Thompsons Solicitors wants employers to take safety seriously.
Under the COSHH
Most organisations today use or create substances that could harm employees or other people at work. Some substances such as chemicals, fumes and gases can make employees ill.
These substances can also be found in household products like paint, bleach or dust from natural fibres. They can have life-threatening consequences if inhaled on a regular basis.
Thousands of workers die each year from illnesses caused by overexposure to hazardous substances at work. According to government figures, an estimated 13,000 people die each year from exposure to chemicals or dusts and around 14,000 new cases of breathing or lung problems are reported annually.
Employers have a legal duty of care to protect their employees in the workplace. This includes preventing or reducing workers’ exposure to hazardous substances at work and complying with the COSHH (Control of Substances Hazardous to Health) Regulations 2002.
WHAT IS COSHH?
COSHH is the law that requires employers to control substances hazardous to health. Under the COSHH Regulations 2002, employers are responsible for implementing control measures that protect workers from hazardous substances and provide a safe place for them to work.
The COSHH Regulations set out basic advice to help employers prevent ill-health and minimise the risk of accidents at work. Before any use, employers must complete a COSHH risk assessment. The outcome of that assessment will determine what employers must do to protect their employees. This includes providing employees with adequate training and appropriate protective equipment to wear when they are in contact with these substances.
Types of hazardous substances:
- Dusts and fumes
- Metalworking fluids
- Biological agents such as mould and fungi, sewage, stinging insects and harmful plants
- Gases such as helium and argon
- Some paints
- Carcinogens, mutagens and teratogens
WHAT IS A COSHH RISK ASSESSMENT?
Employers are required by law to complete a COSHH risk assessment before carrying out any work that involves coming into contact with or producing hazardous substances.
As part of the COSHH assessment, employers should:
- Identify all hazardous substances in the workplace
- Decide who may be at risk and consider how likely it is that their health will be affected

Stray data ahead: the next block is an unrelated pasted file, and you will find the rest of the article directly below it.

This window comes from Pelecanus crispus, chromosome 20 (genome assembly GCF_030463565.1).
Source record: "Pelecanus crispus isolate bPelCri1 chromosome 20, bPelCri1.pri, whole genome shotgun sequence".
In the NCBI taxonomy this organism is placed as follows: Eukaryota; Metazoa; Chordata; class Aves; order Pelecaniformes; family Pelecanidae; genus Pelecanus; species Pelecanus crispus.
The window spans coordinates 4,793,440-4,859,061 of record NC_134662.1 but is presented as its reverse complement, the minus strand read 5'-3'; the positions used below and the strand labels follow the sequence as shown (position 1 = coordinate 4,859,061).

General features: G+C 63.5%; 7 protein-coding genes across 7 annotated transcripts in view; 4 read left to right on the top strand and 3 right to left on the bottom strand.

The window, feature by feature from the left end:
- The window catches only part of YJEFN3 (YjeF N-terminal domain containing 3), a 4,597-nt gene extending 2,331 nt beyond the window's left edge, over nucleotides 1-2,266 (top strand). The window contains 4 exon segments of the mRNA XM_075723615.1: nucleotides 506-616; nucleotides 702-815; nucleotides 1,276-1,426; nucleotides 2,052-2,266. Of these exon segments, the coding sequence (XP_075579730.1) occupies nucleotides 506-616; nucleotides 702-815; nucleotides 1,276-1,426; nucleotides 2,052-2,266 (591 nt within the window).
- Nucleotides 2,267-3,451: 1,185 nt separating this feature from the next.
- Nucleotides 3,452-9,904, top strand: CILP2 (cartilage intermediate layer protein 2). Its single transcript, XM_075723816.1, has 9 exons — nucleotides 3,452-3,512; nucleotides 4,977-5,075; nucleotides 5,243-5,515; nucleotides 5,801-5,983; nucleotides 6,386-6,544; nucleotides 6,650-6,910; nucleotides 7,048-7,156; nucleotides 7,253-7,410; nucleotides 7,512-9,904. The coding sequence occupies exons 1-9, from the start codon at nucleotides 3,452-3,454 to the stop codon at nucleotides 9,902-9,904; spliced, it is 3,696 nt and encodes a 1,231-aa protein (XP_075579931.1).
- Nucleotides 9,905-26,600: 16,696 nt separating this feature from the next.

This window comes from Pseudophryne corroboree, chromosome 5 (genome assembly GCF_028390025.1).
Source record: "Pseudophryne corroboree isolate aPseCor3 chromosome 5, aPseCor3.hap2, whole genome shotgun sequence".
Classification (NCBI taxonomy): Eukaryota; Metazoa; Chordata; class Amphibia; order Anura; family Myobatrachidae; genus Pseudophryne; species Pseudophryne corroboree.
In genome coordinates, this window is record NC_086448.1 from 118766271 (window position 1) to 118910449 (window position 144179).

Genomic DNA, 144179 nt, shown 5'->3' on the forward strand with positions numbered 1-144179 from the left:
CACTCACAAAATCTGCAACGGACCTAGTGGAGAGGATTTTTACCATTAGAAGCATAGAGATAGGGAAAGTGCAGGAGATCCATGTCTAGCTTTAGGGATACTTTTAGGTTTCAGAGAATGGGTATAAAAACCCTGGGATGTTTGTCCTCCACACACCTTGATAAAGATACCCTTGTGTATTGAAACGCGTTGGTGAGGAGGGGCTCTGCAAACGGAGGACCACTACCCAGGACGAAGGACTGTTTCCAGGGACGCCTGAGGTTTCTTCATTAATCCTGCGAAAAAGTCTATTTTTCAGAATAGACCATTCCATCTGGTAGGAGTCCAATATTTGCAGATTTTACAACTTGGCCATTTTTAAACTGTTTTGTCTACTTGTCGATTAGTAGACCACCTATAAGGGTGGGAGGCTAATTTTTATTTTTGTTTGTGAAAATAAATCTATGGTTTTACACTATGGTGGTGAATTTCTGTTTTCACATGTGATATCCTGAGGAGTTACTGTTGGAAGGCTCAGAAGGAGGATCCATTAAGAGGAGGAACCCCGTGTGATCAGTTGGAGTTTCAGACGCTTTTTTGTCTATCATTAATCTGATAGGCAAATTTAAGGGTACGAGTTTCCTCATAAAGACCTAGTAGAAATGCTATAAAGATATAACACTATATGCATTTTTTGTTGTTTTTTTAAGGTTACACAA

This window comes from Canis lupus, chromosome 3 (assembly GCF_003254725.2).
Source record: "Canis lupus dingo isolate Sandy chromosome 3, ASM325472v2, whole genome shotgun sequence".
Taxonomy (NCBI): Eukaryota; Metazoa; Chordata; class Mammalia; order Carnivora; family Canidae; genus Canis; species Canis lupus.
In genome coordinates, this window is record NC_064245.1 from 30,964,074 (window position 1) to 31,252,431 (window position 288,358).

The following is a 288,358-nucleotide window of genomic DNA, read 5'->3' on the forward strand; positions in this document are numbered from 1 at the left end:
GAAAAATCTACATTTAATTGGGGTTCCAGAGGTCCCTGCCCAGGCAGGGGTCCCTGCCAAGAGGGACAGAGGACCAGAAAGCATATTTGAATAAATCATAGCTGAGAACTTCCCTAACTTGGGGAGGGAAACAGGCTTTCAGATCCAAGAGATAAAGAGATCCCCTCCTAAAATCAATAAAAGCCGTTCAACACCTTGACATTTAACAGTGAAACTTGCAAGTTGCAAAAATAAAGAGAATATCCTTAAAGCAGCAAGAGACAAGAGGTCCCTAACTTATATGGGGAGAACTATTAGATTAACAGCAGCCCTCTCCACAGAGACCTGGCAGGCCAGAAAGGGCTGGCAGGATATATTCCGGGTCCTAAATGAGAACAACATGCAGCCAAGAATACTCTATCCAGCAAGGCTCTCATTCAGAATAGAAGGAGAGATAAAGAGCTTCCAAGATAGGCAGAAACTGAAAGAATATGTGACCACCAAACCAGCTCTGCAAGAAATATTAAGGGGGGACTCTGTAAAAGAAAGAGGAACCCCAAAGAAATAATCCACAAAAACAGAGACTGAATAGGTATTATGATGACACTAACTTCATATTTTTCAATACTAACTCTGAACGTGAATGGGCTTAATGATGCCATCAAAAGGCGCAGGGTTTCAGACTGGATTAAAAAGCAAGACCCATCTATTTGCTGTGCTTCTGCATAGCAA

- Evaluate the risk of hazardous substances by limiting the amount of exposure or using a safer substitute
- Plan and organise the workplace so that hazardous substances are stored away and waste is disposed of properly
- Review and frequently monitor the level of exposure to substances at work to protect employees.
If you or a loved one has suffered an illness as a result of exposure to hazardous substances at work, you may be able to make a claim for compensation. Contact our specialist team today for free legal advice on 0800 0 224 224.
UNDER THE COSHH
Our ‘Under the COSHH’ campaign aims to help employees understand if their employer has a robust health and safety structure in place to protect them and their colleagues.
As the UK’s leading workplace injury law firm, we see first-hand thousands of people who have been injured at work through no fault of their own. We want to do what we can to equip employees to know whether their employer is complying with the law, with the aim of reducing the number of injured workers we see.
For nearly 100 years, our trade union law solicitors have supported millions of trade union members and their families in making a claim for an accident at work or illness caused by hazardous substances in the workplace. Visit our clients’ page to read more about our union member stories.
As part of the trade union movement, Thompsons Solicitors has helped fight for workers’ rights and campaigned for justice and equality. We were involved in helping to draft the Health and Safety at Work Act in 1974, which is still the law today, meaning approximately eight million employees are legally protected at work.
What are some of the risks workers face if their employer is not Under the COSHH?
- Asbestos-related diseases
- Occupational asthma
- Bakers’ asthma
- Skin irritation or occupational dermatitis
- Caustic burns
- Work-related cancer
- Losing consciousness as a result of being overcome by toxic fumes